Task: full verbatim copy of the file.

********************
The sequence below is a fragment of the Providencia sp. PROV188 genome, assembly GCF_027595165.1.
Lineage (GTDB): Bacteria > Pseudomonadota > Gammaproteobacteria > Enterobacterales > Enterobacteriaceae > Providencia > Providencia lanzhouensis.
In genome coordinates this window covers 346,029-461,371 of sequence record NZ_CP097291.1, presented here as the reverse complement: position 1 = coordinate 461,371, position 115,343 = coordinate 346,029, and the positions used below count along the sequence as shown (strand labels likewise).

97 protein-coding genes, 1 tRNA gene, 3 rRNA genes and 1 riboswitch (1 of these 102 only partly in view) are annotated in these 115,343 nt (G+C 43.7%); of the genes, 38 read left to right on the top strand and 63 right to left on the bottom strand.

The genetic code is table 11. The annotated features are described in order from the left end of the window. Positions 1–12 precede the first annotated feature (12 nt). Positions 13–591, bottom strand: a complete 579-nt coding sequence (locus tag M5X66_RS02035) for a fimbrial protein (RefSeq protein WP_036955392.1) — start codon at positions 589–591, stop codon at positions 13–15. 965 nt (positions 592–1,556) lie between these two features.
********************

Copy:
The sequence below is a fragment of the Providencia sp. PROV188 genome, assembly GCF_027595165.1.
Lineage (GTDB): Bacteria > Pseudomonadota > Gammaproteobacteria > Enterobacterales > Enterobacteriaceae > Providencia > Providencia lanzhouensis.
In genome coordinates this window covers 346,029-461,371 of sequence record NZ_CP097291.1, presented here as the reverse complement: position 1 = coordinate 461,371, position 115,343 = coordinate 346,029, and the positions used below count along the sequence as shown (strand labels likewise).

97 protein-coding genes, 1 tRNA gene, 3 rRNA genes and 1 riboswitch (1 of these 102 only partly in view) are annotated in these 115,343 nt (G+C 43.7%); of the genes, 38 read left to right on the top strand and 63 right to left on the bottom strand.

The genetic code is table 11. The annotated features are described in order from the left end of the window. Positions 1–12 precede the first annotated feature (12 nt). Positions 13–591, bottom strand: a complete 579-nt coding sequence (locus tag M5X66_RS02035) for a fimbrial protein (RefSeq protein WP_036955392.1) — start codon at positions 589–591, stop codon at positions 13–15. 965 nt (positions 592–1,556) lie between these two features.